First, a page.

By Barbara Kessler
Green Right Now
High fructose corn syrup is back in the news this week, with the Corn Refiners Association asking the U.S. Food and Drug Administration to be allowed to rename HFCS “corn sugar.”
The corn refiners have asked for this re-labeling because “…current labeling is confusing to American consumers” who now think that HFCS is worse for them than table sugar.
HFCS, the refiners maintain, is a natural product with a similar composition to table sugar, and no more responsible for the obesity epidemic than any other sweetener.
Is it true? The devil’s in the sticky details.
HFCS, that sugar substitute that crept into our salad dressings, snack crackers, sauces, sandwiches and sodas like a multi-headed hydra over the last 25 years has been on a journey that could serve as a metaphor for much that is wrong with our overly packaged food system. It sneaked in behind the scenes, much like CAFOs, reducing the quality of our food, in this case by ratcheting up the sugar content.
If the corn refiners seem behind the eight ball now, it could be their collusion with food companies to pack empty calories into all that pretty packaged food has something to do with our skepticism about their product.
In the early years, few knew this wholesale substitution had begun. Food companies, particularly soda companies, began the switch to HFCS in the 1980s. Shockingly, these food conglomerates weren’t trying to improve our health, but were looking out for their bottomline (our burgeoning bottoms come later in the story). High fructose corn syrup could be made from a heavily subsidized crop which Washington policy makers had decided should be THE crop to grow, being uninformed about the multitude of benefits — better soil, robust ecological systems, farmer control — to be gained from keeping diversity in the crop system. But that’s another story.
HFCS trimmed costs. It meant that companies didn’t have to import pricier cane sugar from the tropics or worry about international markets. They also didn’t worry much about mercury residue in the processing of HFCS. But that, too, is another story.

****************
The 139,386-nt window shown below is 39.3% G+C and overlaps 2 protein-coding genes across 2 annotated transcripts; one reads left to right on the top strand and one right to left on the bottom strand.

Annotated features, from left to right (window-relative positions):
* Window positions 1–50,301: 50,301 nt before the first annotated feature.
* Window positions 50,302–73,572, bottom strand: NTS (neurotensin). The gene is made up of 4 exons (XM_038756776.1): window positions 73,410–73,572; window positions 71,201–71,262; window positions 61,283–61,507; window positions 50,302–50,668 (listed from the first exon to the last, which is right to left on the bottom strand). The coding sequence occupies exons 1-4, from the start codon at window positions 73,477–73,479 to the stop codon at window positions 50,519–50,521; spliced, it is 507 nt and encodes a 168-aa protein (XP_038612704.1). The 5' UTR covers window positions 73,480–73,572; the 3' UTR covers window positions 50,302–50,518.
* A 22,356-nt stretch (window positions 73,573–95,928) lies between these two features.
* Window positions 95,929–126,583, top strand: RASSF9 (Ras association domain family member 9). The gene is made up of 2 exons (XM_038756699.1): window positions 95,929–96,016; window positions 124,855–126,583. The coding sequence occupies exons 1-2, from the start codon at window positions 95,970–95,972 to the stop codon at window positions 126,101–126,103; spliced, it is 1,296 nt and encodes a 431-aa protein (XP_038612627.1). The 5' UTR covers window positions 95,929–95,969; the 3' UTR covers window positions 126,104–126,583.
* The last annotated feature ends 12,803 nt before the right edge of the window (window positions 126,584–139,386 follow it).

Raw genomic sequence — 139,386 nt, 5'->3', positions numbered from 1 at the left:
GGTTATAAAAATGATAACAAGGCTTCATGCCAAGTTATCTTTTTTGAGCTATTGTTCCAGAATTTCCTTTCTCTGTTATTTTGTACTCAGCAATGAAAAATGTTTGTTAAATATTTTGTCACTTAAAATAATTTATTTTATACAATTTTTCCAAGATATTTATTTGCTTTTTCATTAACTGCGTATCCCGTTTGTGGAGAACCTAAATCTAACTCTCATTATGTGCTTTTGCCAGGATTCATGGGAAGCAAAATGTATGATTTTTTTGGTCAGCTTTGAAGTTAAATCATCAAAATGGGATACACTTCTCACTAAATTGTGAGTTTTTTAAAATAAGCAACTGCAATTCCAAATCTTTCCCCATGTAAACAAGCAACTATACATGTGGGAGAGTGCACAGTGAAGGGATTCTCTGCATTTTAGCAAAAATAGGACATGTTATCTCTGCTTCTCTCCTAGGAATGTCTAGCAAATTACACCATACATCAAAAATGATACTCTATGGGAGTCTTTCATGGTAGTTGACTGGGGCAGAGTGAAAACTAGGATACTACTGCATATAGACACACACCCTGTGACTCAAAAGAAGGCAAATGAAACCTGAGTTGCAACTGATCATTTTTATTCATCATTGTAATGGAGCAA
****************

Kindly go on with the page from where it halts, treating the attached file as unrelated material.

HFCS offered another benefit to food producers, it acted as a preservative in foods, increasing shelf life, arguably also helpful to consumers and retailers. Win-win?
Not so fast said an emerging collection of researchers. Studies began to highlight that fructose, which is about one-half of HFCS was metabolized differently than glucose.
These HFCS-damning studies implicated fructose in the obesity epidemic, identifying the high consumption of HFCS as a contributor to obesity and “metabolic syndrome” that constellation of health issues that puts people at greater risk of diabetes, high blood pressure and heart attack.
But was HFCS syrup making us fat? Or were we simply over-consuming sweets with fructose, including surreptitiously sweetened convenience and fast foods?
Table sugar, it turns out, has nearly the same composition as HFCS. This part of the Corn Refiners contention is true. HFCS and table sugar (sucrose) are both about half fructose and half glucose. (Though there are variations, HFCS is about 55 percent fructose but a “super sweet” formulation that’s 90 percent fructose is used in low-calorie products so that a small amount can add a lot of sweet taste — and perhaps contribute to the problems dieters have with these products. Read on.)